Universite Catholique de Louvain (Belgium)
Monday, February 26, 2018 - 12:00pm
CCBR Red Room
Invited Speaker Seminar
Networks have become a powerful abstraction to represent a multitude of complex systems and analyse them using a common set of tools. We use nodes to represent entities and edges to represent interactions or relationships between them. The network centric view of a complex system is one that says the connections between entities are often more important than the entities themselves. This is not to say, however, that information about the entities is useless, yet many network science methods ignore this "metadata". In this talk, I will discuss how network structure and metadata can be used together. Here, I will focus on node metadata: attributes or properties of nodes e.g. race or gender of people in social networks, body mass or feeding type of species in ecological networks etc. I will first describe a common misuse of node metadata as "ground truth" communities for evaluating community detection algorithms, along with the theoretical and practical issues associates with this practice. I'll then go on to describe a number of methods for network analysis that we have recently developed to incorporate node metadata. These include methods that use the network structure to predict missing node metadata, determine if the distribution of metadata values over a network's structure is random or not, and quantify the heterogeneity of metadata correlation (assortativity) over edges.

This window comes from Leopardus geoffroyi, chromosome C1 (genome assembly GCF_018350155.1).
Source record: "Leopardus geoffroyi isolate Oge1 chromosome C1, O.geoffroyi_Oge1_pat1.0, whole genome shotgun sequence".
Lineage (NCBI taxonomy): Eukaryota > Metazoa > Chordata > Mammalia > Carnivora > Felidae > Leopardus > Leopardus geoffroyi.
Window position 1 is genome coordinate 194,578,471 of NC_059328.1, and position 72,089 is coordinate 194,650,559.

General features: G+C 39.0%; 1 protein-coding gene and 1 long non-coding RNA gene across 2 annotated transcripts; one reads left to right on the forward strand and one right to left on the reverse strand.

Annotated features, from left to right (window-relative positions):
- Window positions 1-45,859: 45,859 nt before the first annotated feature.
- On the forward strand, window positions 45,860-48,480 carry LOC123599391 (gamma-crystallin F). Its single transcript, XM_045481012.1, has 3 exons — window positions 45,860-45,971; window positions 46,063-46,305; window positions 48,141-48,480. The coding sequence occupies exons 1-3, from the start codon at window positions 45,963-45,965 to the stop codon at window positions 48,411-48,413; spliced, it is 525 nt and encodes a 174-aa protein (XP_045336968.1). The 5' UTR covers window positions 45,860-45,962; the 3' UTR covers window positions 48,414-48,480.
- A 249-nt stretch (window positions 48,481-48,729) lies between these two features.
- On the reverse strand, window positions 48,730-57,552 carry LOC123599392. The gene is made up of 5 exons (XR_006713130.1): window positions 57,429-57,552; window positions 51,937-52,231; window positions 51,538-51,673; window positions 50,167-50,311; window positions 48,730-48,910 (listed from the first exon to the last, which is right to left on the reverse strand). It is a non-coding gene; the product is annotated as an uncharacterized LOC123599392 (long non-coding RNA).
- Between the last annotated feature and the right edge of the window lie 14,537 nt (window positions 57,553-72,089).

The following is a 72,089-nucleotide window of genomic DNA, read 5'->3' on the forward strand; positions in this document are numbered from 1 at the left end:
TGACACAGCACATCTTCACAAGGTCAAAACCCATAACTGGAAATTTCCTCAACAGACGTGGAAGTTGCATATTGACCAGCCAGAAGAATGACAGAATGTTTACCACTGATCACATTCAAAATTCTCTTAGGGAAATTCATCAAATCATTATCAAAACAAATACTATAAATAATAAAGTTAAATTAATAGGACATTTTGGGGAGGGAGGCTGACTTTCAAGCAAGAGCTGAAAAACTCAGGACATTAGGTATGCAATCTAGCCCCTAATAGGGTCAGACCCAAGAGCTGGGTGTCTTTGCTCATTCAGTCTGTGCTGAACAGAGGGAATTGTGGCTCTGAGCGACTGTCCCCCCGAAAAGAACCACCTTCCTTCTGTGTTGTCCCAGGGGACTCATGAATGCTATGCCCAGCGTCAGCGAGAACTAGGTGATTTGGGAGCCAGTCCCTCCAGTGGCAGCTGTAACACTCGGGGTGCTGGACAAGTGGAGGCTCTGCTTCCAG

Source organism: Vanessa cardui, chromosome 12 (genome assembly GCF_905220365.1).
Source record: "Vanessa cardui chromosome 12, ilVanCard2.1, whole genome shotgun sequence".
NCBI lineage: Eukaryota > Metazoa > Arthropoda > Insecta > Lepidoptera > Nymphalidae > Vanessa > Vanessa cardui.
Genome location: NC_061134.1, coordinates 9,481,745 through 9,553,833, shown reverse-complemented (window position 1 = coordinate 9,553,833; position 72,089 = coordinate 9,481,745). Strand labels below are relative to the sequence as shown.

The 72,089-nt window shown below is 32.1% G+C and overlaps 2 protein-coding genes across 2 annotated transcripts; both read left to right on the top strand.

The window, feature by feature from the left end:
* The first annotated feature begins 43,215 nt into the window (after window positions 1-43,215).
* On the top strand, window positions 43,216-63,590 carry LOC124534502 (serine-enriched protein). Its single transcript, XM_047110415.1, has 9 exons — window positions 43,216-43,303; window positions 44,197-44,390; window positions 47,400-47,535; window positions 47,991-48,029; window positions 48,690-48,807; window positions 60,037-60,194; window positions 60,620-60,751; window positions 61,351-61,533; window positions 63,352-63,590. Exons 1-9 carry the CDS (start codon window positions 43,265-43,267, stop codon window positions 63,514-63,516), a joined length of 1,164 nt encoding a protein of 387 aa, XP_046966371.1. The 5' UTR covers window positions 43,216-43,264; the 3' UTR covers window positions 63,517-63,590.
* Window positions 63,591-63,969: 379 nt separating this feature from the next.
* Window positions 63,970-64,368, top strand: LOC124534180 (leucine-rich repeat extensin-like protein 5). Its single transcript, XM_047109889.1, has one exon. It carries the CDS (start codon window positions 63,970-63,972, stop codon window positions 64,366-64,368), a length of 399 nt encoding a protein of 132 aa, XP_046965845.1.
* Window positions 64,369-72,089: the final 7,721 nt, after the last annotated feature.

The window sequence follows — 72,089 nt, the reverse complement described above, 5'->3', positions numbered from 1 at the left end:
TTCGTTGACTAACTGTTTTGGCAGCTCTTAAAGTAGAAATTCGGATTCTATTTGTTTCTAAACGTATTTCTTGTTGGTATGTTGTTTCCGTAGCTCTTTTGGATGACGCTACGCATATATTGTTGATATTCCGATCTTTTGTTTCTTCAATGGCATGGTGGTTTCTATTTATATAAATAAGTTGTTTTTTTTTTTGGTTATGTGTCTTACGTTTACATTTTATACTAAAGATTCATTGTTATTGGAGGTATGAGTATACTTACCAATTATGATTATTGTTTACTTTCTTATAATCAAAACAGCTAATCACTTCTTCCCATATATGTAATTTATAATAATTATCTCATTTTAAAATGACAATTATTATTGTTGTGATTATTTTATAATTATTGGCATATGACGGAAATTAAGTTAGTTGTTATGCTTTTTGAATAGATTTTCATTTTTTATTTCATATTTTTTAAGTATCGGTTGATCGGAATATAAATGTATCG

Donnelly Centre Postdoc and RA Seminar Series
Donnelly Centre Postdoc/Research Associate Seminar series